The concept of choosing foods with good intentions but that, in fact exacerbate reflux, extends to foods like pineapple and mint: Pineapple contains bromelain, a protein- and carbohydrate-digestive enzyme often thought of as a good supplement to be eaten with meals, but pineapple’s pH of 3.5 can lead to reflux trouble. Likewise, with indigestion, we might reach for mints, since mint is known as a carminative that relieves bloating and gas. But peppermint and spearmint contain volatile plant oils that encourage the esophageal sphincters to relax. So, mint tea and after dinner mints are also not good choices for people suffering from reflux. Instead, try chamomile of ginger tea.
What to eat to counter reflux? In the initial stages of healing, it is best to eat only foods above pH 6 and avoid specific vegetables like onions, garlic, tomatoes, and peppers, which can act as triggers. Also avoid selected fruits, particularly all citrus, pineapple, plums, and berries. While both food groups are loaded with vitamins, minerals and micronutrients, for the reflux sufferer, they can aggravate reflux. Later after improvement, limit foods to those above pH 5 or combine a few carefully with high alkaline pH choices.
Perhaps counter-intuitive, foods to emphasize are animal proteins (except most dairy) and whole grain carbohydrates. Although these foods are acid-forming after they are metabolized, their pH is in the alkaline range so they do not activate pepsin in the esophagus (See accompanying Guide).
If you suffer from acid reflux and would like a reference guide to a food’s natural pH, you might want to use the Food and Drug Administration’s 2007 guide, “Approximate pH of Foods and Food Products” http://www.foodscience.caes.uga.edu/extension/documents/fdaapproximatephoffoodslacf-phs.pdf. FDA uses these readings to dictate to Big Food the amount of acidity they must add to their products.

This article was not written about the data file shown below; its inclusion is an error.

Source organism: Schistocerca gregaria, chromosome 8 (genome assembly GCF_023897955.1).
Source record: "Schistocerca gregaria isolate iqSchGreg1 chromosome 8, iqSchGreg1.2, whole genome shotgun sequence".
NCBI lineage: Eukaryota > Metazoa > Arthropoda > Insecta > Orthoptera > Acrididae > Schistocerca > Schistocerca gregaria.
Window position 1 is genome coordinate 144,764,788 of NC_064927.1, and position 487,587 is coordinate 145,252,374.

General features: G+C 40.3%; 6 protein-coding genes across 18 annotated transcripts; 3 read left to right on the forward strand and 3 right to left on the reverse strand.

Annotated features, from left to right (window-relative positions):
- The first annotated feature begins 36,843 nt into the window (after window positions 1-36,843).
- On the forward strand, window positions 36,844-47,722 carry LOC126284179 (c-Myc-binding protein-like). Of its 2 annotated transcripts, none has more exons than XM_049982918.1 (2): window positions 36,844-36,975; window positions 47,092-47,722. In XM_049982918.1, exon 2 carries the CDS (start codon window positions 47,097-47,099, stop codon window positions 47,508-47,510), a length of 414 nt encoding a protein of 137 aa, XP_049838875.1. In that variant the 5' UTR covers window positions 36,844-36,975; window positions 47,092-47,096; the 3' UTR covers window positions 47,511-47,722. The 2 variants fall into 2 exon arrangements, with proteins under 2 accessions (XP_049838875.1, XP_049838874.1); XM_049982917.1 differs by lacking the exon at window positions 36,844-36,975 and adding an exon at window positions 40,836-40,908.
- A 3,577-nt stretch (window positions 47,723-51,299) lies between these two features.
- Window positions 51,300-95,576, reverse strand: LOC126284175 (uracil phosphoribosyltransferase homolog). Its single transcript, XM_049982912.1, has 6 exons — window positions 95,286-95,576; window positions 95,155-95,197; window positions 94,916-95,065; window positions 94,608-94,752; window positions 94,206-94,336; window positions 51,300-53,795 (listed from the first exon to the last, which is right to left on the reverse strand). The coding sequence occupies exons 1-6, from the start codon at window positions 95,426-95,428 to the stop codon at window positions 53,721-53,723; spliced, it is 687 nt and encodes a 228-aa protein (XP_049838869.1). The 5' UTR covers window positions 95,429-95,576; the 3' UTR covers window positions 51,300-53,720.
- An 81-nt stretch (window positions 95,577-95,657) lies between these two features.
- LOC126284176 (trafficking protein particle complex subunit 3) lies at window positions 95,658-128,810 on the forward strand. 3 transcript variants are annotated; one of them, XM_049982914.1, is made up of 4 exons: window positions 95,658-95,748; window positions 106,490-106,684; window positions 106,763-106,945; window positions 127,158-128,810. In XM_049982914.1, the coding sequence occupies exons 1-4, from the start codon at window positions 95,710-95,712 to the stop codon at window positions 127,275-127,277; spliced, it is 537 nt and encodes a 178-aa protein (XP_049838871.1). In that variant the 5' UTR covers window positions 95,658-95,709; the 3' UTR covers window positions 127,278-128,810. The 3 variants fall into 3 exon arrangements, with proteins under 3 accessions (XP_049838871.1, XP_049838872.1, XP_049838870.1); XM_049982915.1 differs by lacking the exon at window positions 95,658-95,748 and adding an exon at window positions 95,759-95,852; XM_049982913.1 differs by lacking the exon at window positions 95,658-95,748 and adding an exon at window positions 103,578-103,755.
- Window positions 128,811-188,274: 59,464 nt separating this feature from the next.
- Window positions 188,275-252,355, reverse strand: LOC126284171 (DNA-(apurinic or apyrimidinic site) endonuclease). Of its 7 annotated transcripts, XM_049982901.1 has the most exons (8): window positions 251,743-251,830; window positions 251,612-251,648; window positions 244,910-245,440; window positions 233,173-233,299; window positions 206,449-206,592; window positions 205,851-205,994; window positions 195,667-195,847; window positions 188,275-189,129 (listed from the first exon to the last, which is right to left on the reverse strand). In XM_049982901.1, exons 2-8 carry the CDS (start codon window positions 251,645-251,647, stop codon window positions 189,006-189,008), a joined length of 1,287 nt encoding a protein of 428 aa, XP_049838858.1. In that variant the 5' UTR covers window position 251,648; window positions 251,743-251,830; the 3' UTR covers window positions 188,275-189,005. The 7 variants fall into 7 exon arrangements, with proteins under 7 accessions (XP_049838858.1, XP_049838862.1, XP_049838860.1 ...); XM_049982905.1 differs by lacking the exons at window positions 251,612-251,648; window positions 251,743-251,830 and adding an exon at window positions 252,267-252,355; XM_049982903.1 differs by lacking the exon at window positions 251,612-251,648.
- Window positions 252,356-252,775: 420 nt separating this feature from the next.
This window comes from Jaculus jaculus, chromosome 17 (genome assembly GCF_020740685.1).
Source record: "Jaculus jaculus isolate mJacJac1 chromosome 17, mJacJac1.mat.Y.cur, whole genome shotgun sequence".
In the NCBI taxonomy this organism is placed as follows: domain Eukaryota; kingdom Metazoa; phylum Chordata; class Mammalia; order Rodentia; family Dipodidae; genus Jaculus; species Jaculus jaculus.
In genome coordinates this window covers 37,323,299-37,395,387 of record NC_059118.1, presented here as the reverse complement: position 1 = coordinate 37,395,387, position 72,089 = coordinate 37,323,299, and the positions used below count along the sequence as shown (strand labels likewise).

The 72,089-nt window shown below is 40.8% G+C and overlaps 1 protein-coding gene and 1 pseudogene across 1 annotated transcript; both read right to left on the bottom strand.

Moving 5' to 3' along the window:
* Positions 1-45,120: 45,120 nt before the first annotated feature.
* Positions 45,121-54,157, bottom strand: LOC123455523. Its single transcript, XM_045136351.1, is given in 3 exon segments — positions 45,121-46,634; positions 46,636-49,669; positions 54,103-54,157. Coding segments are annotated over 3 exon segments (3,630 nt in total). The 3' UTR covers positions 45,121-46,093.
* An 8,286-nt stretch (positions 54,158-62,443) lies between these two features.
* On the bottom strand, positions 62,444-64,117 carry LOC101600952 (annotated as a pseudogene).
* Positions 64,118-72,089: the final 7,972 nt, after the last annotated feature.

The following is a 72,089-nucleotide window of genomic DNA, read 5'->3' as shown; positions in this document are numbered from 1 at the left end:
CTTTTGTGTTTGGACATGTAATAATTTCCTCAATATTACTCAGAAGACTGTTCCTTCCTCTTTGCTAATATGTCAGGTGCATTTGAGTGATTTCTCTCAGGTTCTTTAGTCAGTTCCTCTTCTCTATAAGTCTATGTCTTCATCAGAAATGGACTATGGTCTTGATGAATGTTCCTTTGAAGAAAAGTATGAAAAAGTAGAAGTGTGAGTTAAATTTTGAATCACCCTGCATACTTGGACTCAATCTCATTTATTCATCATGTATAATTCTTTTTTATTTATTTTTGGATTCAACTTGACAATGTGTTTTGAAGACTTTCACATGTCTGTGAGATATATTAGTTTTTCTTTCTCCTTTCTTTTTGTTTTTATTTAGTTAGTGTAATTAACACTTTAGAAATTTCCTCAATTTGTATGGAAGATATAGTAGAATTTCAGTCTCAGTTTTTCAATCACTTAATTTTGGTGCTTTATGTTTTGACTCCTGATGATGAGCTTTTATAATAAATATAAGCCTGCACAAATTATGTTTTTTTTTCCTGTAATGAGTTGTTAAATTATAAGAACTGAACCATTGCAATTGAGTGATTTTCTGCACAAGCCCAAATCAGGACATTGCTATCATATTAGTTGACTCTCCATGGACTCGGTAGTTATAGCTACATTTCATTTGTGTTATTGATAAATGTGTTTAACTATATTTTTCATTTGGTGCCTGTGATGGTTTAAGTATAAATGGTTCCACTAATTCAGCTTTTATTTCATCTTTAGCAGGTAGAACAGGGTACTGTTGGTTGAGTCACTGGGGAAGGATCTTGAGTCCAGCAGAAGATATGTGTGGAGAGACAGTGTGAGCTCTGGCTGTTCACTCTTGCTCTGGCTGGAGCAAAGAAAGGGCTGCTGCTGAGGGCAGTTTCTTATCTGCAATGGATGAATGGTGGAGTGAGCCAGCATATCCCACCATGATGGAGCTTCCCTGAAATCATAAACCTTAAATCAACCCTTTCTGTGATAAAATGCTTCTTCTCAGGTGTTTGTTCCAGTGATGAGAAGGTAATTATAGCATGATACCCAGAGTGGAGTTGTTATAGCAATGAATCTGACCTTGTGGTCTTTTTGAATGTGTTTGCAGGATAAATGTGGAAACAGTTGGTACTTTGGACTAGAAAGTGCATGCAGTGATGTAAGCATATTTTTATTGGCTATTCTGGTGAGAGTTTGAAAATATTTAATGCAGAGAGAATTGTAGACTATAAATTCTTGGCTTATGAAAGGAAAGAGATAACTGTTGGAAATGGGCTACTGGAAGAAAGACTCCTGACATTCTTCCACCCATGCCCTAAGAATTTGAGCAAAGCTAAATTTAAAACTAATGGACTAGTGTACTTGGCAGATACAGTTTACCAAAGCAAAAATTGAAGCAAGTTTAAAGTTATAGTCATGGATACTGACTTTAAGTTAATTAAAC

Beyond pH, Additional Factors to Consider
Acidity and pH readings are important, but they are not the only issue to consider for acid reflux. Other factors that cause reflux: Esophageal sphincter function is important, something that is affected by how much and which kind of proteins, fats, and carbohydrates we eat. There are also trigger foods/drinks/ spices like alcohol, excessive caffeine, most dairy and cinnamon that cause the release of excess stomach acids. In addition, damage to the tissues of the esophagus is partly a function of the volume and acidity of stomach contents that are refluxed and the length of time these are in contact with esophageal tissues so late-night eating, fried or fatty foods that delay digestion, and alcohol soon before bed cause trouble.
Leaving behind our pH lens, let’s first think of the three macronutrient food groups:
Proteins: Proteins in the form of lean animal meats, fish, and shellfish help to increase esophageal sphincter pressure, so they are good foods for reflux. The exception is dairy and other foods high in calcium because amino acids and peptides that are produced from digesting the proteins in dairy products and calcium stimulate gastrin, which in turn triggers the release of hydrochloric acid.